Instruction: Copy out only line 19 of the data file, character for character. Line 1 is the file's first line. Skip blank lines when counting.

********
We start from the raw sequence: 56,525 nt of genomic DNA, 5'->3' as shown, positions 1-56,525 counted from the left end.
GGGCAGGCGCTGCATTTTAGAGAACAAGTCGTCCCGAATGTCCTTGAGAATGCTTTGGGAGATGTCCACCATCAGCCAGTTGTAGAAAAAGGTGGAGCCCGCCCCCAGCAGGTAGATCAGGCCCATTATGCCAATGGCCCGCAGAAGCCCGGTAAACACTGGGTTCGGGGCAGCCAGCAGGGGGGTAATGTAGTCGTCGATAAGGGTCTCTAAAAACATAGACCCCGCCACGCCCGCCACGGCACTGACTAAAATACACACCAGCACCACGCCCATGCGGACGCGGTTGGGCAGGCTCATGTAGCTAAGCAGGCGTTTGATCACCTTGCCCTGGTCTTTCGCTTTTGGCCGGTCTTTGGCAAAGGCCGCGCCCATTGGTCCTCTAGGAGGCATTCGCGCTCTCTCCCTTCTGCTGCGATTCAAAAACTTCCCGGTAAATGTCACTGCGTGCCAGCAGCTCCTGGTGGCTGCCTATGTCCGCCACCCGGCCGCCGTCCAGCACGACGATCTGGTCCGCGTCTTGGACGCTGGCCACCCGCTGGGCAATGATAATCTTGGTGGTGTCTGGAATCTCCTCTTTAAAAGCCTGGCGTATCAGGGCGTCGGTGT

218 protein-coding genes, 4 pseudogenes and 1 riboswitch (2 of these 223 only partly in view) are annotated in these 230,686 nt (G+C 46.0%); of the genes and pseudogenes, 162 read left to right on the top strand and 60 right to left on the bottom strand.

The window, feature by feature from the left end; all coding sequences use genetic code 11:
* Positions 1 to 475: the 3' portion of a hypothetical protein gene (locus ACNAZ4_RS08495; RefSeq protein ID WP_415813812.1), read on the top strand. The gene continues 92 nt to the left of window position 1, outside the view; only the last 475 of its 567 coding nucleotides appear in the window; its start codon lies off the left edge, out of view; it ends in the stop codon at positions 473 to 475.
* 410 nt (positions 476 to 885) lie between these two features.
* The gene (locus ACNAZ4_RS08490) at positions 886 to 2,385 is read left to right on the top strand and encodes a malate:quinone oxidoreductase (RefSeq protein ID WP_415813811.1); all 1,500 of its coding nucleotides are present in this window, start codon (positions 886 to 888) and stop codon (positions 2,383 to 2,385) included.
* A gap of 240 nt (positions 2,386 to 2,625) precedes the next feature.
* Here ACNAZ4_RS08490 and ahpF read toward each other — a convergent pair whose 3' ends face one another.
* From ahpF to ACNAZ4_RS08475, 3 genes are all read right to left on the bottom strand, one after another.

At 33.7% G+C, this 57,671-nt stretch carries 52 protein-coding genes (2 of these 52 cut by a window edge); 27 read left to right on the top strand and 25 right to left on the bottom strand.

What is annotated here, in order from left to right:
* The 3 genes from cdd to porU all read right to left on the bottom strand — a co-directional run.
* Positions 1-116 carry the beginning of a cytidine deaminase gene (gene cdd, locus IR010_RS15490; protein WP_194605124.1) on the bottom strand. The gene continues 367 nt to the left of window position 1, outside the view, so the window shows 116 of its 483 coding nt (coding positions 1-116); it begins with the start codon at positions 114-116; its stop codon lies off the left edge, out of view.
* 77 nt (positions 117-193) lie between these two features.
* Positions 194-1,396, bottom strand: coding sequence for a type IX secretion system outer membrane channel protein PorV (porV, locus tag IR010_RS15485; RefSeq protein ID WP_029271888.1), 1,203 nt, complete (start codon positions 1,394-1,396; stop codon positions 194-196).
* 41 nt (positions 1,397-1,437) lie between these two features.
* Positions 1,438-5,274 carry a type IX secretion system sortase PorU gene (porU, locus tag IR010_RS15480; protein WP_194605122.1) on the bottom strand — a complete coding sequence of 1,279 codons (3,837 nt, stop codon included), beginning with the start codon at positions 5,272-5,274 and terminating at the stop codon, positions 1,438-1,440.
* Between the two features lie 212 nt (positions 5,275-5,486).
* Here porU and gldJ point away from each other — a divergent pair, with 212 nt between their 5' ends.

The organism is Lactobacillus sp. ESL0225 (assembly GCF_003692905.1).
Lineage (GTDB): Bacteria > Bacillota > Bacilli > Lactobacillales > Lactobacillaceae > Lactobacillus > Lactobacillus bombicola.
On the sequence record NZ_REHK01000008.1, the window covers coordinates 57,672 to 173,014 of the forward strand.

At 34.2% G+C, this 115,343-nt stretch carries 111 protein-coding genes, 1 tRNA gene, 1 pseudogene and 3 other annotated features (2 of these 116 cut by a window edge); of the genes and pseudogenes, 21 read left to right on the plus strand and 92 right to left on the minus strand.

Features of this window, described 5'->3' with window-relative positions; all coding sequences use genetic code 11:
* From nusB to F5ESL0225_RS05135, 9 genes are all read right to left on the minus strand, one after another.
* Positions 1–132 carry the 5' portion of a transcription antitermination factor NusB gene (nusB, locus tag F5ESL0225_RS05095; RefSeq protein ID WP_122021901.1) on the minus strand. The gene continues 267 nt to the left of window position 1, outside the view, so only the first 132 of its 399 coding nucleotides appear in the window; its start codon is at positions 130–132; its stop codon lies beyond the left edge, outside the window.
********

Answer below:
* Between the two features lie 212 nt (positions 5,275-5,486).